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Warning This page is pretty old and may be out of date. Some of what has been proposed has already been done with the introduction of the SDK 2.0 API.

This is a proposed evolution plan for the API from 1.0 to 1.1. This is not a declaration of what will happen, it is a proposal about what could happen.

The X-Plane plugin 1.1 API will be an evolution of the 1.0 API that adds additional features and addresses some of the SDK's limitations. The 1.1 API will be available starting at a certain version of X-Plane forward. (Hint: if this strategy seems like a rip-off of how MS migrates the Win32 APIs, you're right...it is.)

There is no set timeframe for the 1.1 API; we're still in the brainstorming phase.

Function changes in the 1.1 API=

Functions in the SDK will fall into three catagories:

  1. Functions available in the 1.0 SDK that are available in the 1.1 SDK as well. (This will be nearly all functions from the 1.0 SDK.
  2. Functions that are deprecated. These functions will be available in the 1.0 and 1.1 SDK, but we strongly discouragae you from using them.
  3. New 1.1 functions, available only in the 1.1 SDK.

No function APIs will be changed; where a change is needed, a new secondary function will be added that provides access to augmented functionality.

To manage these functions, the SDK headers will now require the definition of a __compatibility mode__ enumeration. This enumeration will define what kind of plugin you are building:

  • A 1.0 plugin. Only 1.0 functions (deprecated or not) are available. This plugin will run on any version of x-plane.
  • A 1.1 plugin. Only non-deprecated1.0 functions and 1.1 functions are available. This is ideal for 1.1 developers. If you use a 1.1 function, you will need a 1.1 version of x-plane.
  • A 1.1 legacy plugin. All functions included deprecated 1.0 functions are available. This isn't recommended, becuase it means you've moved forward to using new functions without cleaning up old nasty ones, but it will be provied. If you use a 1.1 function, you will need a 1.1 version of x-plane.
  • A 1.1/1.0 hybrid function. In this mode, you have access to 1.0 functions (deprecated and not), but not 1.1 functions, but you __do__ have access to 1.1 enumerations and constants. The idea here is that you will use 1.1 functions by selectively finding them in the DLL __if__ they are present, and gracefully fall back on old behavior. Your plugin will work on any version of x-plane, but behavior may vary.

You will have three ways to link your plugin: 1. You can link against the old 1.0 library. Your plugin must not use any 1.1 functions, and will run on any version of x-plane. 2. You can link against the new 1.1 library. Your plugin may use 1.1 functions, and you will need a version of x-plane that supports 1.1 plugins. 3. You can link against the 1.0 library, but use a routine to dynamically fetch new functions if they are present. Your plugin will run on any version of x-plane.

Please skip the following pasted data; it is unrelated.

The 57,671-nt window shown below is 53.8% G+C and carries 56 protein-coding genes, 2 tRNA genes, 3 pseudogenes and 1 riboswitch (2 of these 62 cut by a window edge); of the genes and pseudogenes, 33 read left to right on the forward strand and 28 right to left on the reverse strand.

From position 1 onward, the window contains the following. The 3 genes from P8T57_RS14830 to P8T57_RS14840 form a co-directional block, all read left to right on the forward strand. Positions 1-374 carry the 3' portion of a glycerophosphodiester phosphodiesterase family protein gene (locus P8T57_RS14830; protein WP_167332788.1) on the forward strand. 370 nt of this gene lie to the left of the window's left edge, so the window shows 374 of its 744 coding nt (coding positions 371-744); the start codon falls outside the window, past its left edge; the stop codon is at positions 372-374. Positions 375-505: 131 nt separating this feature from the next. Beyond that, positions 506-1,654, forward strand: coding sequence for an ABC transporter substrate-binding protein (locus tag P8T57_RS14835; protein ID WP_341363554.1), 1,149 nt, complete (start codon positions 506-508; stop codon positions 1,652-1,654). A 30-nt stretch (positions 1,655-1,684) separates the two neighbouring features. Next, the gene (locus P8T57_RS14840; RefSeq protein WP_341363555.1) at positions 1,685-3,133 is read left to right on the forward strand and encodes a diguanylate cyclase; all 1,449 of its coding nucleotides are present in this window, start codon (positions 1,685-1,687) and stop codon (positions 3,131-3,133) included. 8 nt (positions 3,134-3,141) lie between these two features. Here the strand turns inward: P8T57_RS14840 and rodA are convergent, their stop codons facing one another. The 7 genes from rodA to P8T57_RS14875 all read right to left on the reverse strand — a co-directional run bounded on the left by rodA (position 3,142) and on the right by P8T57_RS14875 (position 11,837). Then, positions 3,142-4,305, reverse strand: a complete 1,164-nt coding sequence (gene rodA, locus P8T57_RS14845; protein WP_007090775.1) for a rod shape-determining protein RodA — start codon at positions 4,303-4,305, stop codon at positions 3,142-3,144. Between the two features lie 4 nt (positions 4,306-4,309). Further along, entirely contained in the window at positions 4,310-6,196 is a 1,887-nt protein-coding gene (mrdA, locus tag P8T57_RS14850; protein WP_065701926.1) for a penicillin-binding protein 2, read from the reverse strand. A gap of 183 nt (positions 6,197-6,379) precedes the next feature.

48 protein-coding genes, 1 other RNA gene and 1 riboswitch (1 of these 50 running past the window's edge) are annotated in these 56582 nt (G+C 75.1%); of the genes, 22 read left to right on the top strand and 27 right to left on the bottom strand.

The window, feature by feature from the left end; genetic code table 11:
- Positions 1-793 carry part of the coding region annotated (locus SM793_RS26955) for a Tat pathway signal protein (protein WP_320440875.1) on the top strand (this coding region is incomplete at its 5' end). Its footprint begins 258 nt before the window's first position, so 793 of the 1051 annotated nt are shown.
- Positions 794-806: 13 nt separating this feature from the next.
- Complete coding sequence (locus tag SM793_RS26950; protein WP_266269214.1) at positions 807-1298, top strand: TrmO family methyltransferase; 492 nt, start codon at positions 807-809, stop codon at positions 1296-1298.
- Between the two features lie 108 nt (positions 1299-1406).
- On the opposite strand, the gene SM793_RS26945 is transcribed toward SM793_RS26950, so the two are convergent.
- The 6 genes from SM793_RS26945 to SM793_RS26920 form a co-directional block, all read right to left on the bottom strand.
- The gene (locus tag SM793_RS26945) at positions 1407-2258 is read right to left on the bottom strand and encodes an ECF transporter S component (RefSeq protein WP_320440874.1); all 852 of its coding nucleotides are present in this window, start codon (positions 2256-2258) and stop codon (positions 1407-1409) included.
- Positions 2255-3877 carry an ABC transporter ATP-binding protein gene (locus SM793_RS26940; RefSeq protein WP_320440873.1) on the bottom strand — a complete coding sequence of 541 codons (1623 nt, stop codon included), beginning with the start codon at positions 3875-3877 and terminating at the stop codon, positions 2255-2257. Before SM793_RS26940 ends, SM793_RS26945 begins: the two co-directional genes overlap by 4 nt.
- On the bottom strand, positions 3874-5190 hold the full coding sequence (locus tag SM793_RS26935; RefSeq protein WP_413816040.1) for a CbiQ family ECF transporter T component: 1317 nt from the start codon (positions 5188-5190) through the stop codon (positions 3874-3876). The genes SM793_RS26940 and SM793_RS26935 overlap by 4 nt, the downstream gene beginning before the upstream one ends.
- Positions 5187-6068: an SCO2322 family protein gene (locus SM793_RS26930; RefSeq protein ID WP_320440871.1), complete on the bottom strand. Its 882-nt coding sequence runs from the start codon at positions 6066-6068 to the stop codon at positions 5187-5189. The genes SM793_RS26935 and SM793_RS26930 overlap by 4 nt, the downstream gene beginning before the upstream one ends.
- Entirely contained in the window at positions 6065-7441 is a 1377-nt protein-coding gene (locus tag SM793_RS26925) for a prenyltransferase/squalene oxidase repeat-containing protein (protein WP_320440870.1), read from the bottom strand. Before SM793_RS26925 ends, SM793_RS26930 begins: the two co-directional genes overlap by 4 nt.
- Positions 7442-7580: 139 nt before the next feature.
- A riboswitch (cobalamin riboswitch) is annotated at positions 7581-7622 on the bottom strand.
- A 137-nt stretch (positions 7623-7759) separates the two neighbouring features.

Dynamically fetching functions

With X-Plane 1.1 we will provide a routine to access functions by name in the SDK. You will receive a function pointer or NULL if the running version of x-plane doesn't provide that function. This allows a plugin to run on old versions of x-plane but use new features when available.

But there is a problem....how do you in a 1.0 plugin fetch a function if we are adding this capability in the 1.1 APIs? Doh! The answer is that we will provide the code for this function in source, so that you can compile it directly into your plugin and run it. The function will detect the plugin SDK version in the sim on the fly and "do the right thing" to fetch your functions for you.

API Style changes

Functions that need augmentation (for example, XPLMCreateWindow may in the 1.1 feature allow an optional mouse wheel callback) will be handled by creating a new function, XPLMCreateWindowEx, with a new parameter list. The new function is recommended for plugins that will only run on the 1.1 APi.

Where possible, functions will take structure pointers instead of parameters, to allow for parameters to be added later. These structures will feature the size of the structure as the first parameter; by filling this in your plugin tells the SDK what features it knows about. For example, the new create window might have a structure like this:

typedef struct {
   int structSize;
   XPLMMouseClickHandler_f clickHandler;
   XPLMKeyPressHandler_f keyHandler;
   XPLMMouseWheelHandler_f wheelHandler;
} XPLMCreateWindowInfo_t;
XPLMWindowID XPLMCreateWindowEx(XPLMCreateWindow_t * inInfo);

By filling in a struct size of 16 in your code (via something like:

XPLMCreateWindow_t createInfo = { 0 };
createInfo.structSize = sizeof(createInfo);

you tell the SDK that you know about the first three callbacks. A future API can add more callbacks and your plugin can take advantage of them.

Other changes

Where possible we will be evolving parts of the SDK that enumerate dynamic sim-defined behaviro to be string-based.

To clarify: currently datarefs are strings, so your plugin can use the latest datarefs at any point, but must check to make sure the dataref exists. (For example, sim/cockpit/autopilot/autopilot_state only exists in 7.10 and later.)

But keyboard command enums (xplm_key_ enums) are fixed in the headers, and new ones are not available as Austin adds new features.

To alleviate this, commands like XPLMCommandKeyStroke will have some way to take dynamic content, e.g.

if (!XPLMCommandKeyStrokeEx("autopilot_filghtlevel_change"))
    // The SDK doesn't know what the flight level change command is.  Do something else.